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Computer savvy

Schools and students mean computers and printer cartridges—often at home as well as at school—and that means power consumption and e-waste. Before you buy another computer, think about whether you really need it, how you'll use it, whether it can be recycled or re-used, and if not, how you'll dispose of it.

Computer keyboard


When choosing a computer, consider what's appropriate for you. If you use a computer mainly for emailing, internet browsing and note taking, you'll need a less powerful one—which uses less energy. Try to avoid being caught in the cycle of upgrading to the newest, latest and greatest. Consider second-hand options—there are plenty of places you can source pre-owned or refurbished computers, laptops and tablets, or ask around for someone who's upgrading or has one spare. If you do need a new computer, buy something with sufficient memory that meets your requirements and will allow for software upgrades (requiring greater memory) in the future. If you don't use lots of applications and software with large capacity, consider a laptop or tablet as these usually use a lot less power than a desktop system.

Computers may only be small, but they can churn through power. There are a number of simple ways to reduce power use.

  • When you leave your computer for a short while, turn off the screen to reduce power consumption—contrary to popular belief a screen-saver does not save power.
  • Look for and use an automatic power down. This feature puts computers into a 'sleep mode' (or standby) or turns them off after a period of inactivity. Nearly all computers and monitors have this feature—you may have to turn it on yourself to activate it.
  • Turn your computer off at the wall when not in use for a long time, especially overnight. Even when on 'standby' computers and other appliances continue to draw power. Standby power can account for more than 10% of household electricity use.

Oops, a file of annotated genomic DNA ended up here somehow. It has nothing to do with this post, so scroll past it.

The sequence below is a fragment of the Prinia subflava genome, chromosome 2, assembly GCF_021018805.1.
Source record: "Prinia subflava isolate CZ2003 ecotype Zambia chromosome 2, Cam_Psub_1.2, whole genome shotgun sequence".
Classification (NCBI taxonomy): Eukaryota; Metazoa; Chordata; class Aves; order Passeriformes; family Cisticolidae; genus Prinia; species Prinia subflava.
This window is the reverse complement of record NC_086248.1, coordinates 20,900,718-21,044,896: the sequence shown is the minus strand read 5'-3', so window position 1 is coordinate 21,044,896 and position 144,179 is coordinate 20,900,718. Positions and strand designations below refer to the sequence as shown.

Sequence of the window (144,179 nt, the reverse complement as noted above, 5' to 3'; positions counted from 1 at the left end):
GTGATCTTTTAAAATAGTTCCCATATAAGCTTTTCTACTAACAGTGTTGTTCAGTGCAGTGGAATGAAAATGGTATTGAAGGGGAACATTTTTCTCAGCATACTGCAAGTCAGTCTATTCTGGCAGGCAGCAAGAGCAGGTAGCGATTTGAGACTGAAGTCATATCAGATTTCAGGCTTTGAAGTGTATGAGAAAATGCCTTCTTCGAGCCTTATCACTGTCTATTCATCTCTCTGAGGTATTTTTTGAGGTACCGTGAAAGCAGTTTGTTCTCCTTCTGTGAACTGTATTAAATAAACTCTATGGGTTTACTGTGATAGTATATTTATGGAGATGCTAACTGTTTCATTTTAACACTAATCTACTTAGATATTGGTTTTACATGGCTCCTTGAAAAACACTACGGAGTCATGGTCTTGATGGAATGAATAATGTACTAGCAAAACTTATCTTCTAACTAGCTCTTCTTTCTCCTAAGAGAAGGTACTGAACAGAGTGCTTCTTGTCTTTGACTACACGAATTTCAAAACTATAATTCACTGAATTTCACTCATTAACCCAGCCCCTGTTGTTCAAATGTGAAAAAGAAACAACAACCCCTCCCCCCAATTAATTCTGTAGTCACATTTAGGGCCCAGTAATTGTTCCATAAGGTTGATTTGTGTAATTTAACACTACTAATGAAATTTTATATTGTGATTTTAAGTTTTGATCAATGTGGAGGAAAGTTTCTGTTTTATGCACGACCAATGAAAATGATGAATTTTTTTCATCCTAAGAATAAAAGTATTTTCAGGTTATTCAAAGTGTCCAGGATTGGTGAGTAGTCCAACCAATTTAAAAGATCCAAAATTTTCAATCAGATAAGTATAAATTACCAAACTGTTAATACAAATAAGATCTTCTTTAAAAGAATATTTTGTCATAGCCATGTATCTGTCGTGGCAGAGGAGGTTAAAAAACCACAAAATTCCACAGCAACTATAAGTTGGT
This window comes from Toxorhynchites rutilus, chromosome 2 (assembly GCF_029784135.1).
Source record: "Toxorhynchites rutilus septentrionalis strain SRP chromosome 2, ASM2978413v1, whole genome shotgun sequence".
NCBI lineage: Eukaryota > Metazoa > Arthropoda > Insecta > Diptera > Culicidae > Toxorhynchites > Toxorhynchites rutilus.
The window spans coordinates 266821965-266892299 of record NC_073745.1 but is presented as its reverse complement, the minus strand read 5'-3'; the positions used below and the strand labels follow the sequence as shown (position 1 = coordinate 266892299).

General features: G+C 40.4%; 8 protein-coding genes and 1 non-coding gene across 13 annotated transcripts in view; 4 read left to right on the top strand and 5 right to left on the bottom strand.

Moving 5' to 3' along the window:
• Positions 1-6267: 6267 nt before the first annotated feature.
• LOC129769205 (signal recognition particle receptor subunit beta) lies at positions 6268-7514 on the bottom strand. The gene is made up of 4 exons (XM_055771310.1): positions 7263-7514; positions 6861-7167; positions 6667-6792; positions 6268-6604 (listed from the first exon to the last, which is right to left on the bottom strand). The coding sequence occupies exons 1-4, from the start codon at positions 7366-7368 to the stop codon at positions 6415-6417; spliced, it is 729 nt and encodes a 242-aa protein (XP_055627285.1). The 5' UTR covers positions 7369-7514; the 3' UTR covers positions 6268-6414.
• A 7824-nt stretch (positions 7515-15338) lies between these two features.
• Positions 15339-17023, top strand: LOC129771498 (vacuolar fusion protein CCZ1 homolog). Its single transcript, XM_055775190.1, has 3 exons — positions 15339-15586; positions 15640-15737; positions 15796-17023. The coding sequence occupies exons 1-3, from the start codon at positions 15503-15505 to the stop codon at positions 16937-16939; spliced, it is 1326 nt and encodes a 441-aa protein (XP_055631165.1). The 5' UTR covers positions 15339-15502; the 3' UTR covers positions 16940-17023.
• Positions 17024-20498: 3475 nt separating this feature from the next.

• If you have a printer, only turn it on when you need to print.

Our home entertainment and technology guide has lots of tips for purchasing and using electronic gadgetry.

The e-waste created by unwanted computers is a growing problem in Australia so it's important to re-use and recycle wherever possible. Computers contain a number of toxic chemicals, including lead in the batteries, brominated flame retardants (BRFs), and polyvinyl chloride (PVC) used for coating wires. These toxins can leach into the environment and cause health risks if taken to landfill; so unwanted computers or their parts should never be put into your household garbage.

  • If you have an unwanted, working computer, donate it to a friend or charity.
  • Drop off unwanted televisions, computers and computer products such as keyboards, mice and scanners free of charge at recycling services participating in the National Television and Computer Recycling Scheme and help to increase recovery of valuable materials.
  • Planet Ark's RecyclingNearYou and TechCollect both list organisations recycling televisions, computers and accessories by location.
  • Recycle used or empty laser and inkjet cartridges by dropping them off at participating retailers including Australia Post. Search Cartridges 4 Planet Ark for drop-off points in your area.
  • You may be able to organise a cartridge recycling fundraiser for your school—look online for organisations that do this.

If there are no e-waste services currently in your area, look at re-use options or store items safe from the weather until access becomes available.